Still finding lots of these little fellas out on my farms. Well done to all the farmers in North Kent who are managing the land better than every before for these birds.
It is the last day of April and the country is being deluged with rain. Six weeks worth is due to fall in one day, the Met office tells me.
However, we have also seen some beautiful spring weather this month. The season seems to have accelerated with blossom and bluebells coming all at once.
At the beginning of April I spent two days with volunteers from the Kentish Stour Countryside Partnership overseeing the creation of new berms at Port Rill, a drainage channel managed by the River Stour Internal Drainage Board. The weather could not have been more of a contrast, the first day we spent in hot sunshine, the second in icy winds but whatever the temperature the volunteers did an excellent job at installing woody debris.
The work done by the volunteers last spring is beginning to show results with parts of the channel re-naturalising, creating meanders and fast flowing sections. Years of silt are being scoured away to reveal underlying gravels. New wetland plants have established themselves on the berms and there were plenty of frogs enjoying the re-energised channel when we visited.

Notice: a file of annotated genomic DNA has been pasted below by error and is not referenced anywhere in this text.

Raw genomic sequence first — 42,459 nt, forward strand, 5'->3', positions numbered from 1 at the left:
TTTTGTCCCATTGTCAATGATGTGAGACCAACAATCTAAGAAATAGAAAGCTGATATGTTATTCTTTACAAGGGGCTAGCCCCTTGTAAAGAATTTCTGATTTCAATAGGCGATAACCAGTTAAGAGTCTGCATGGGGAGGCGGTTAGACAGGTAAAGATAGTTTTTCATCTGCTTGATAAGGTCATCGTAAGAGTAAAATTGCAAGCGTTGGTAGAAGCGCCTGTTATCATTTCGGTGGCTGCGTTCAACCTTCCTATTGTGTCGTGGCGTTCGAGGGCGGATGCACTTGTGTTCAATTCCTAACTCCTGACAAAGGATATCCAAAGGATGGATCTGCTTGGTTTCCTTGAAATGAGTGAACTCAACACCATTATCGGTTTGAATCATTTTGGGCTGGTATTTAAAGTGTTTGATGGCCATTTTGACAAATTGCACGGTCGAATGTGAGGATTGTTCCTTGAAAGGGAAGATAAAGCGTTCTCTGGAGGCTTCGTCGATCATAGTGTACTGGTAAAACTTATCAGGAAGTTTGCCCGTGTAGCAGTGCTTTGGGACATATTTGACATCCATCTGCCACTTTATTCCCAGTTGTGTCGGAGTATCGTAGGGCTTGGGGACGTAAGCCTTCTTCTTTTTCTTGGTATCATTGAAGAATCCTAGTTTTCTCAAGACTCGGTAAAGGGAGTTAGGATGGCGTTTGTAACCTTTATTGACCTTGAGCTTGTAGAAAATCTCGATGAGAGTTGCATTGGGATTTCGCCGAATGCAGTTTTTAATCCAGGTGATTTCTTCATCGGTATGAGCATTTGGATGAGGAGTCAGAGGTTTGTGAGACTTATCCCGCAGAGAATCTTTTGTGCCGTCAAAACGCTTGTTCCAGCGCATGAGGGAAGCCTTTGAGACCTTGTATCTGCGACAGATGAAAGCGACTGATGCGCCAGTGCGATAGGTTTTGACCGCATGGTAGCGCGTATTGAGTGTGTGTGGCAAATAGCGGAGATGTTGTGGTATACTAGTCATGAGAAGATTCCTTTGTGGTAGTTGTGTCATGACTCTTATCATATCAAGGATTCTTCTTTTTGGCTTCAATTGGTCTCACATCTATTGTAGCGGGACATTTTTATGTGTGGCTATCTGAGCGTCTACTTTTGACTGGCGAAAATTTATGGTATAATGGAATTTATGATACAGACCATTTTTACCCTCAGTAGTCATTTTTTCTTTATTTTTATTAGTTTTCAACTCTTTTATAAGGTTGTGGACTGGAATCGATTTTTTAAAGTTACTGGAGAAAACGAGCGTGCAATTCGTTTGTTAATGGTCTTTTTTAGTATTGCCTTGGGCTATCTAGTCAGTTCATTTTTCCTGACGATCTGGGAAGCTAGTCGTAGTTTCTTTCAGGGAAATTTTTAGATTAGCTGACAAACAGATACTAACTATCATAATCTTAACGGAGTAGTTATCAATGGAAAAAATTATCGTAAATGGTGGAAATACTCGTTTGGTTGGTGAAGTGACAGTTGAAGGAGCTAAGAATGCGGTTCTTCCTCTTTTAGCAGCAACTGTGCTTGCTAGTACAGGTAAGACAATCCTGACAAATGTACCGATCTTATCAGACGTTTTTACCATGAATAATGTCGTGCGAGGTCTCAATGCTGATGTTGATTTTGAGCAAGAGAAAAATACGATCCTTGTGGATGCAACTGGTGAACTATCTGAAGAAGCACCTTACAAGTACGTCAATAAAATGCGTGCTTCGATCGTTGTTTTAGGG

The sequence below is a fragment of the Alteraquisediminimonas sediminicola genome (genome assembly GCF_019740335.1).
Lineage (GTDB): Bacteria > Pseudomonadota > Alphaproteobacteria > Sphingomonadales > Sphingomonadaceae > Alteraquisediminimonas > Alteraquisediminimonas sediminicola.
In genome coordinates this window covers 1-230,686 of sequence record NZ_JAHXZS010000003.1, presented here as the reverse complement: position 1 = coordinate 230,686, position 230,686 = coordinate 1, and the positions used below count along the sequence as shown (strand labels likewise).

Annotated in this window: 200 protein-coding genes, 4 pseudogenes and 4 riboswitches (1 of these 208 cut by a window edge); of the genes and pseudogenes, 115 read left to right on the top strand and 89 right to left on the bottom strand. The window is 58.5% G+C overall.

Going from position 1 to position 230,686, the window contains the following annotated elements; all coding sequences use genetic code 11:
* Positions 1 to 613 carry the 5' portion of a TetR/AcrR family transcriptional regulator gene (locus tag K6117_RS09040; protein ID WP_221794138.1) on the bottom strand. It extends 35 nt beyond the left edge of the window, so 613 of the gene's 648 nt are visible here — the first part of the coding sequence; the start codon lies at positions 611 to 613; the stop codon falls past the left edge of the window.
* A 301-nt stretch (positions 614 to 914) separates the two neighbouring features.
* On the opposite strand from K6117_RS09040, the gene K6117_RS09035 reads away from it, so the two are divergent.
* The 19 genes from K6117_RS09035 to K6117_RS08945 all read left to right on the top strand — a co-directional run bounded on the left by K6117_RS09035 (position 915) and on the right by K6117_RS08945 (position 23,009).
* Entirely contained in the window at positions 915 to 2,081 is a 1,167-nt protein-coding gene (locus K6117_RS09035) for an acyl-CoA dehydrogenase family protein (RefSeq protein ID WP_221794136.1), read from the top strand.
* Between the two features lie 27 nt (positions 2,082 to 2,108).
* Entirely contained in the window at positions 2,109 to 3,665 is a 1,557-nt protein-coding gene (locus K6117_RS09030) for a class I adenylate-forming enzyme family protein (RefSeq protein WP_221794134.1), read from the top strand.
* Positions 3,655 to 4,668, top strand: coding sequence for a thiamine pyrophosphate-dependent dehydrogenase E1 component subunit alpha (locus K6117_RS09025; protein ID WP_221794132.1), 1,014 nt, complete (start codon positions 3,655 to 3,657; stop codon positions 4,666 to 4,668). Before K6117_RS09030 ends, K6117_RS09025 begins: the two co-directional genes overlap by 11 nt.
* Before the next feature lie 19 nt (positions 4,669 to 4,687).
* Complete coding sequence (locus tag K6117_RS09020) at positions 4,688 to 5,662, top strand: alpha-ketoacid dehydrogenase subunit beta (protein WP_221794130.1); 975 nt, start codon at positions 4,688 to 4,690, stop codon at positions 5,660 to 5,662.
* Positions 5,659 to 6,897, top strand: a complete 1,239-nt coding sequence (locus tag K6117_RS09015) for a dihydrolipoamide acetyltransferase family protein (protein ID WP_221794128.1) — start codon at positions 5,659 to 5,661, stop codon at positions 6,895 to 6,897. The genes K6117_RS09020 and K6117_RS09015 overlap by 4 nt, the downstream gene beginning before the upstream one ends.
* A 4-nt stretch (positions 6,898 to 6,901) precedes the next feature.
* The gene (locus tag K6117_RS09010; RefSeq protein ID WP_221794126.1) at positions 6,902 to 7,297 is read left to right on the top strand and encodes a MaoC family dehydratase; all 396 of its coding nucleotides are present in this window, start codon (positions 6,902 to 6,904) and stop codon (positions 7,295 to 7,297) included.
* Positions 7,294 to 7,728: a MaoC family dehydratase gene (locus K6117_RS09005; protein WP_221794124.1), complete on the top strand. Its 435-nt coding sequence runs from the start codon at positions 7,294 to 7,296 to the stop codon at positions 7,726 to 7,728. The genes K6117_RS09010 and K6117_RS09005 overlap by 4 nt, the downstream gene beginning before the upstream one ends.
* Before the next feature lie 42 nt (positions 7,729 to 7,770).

The second half of the month was crammed with breeding wader surveys and I saw many beautiful sunrises over the marshes.
Over the autumn, North Kent farmers have been busy creating new scrapes and rills and altering drainage systems. The winter rains have filled these new features and the result is more waders than ever before breeding on North Kent farms.
As figures stand at the moment we have an extra 15 pairs of lapwing breeding on the farms than this time last year. That is surely something to celebrate and pulls me out of bed each morning when that 5am alarm goes off.
These great results are a real testimony to the benefits of giving tailored advice and building long term relationships with landowners. The farmers I work with really want to see more birds on the land but have to make a decent living at the same time.
Good subsidies for creating wildlife rich landscapes backed up by strong legal powers for those that damage the environment are all important if we are to create healthy farmland and river systems which benefit both wildlife and people.
Another day, another bird survey but this morning it felt different. Yesterday, while undertaking a survey on a remote site with no public access, I had been watched through a telescope by a local birder. He took photos of me with a long lens and posted them on Twitter in the misguided belief I was doing my job incorrectly.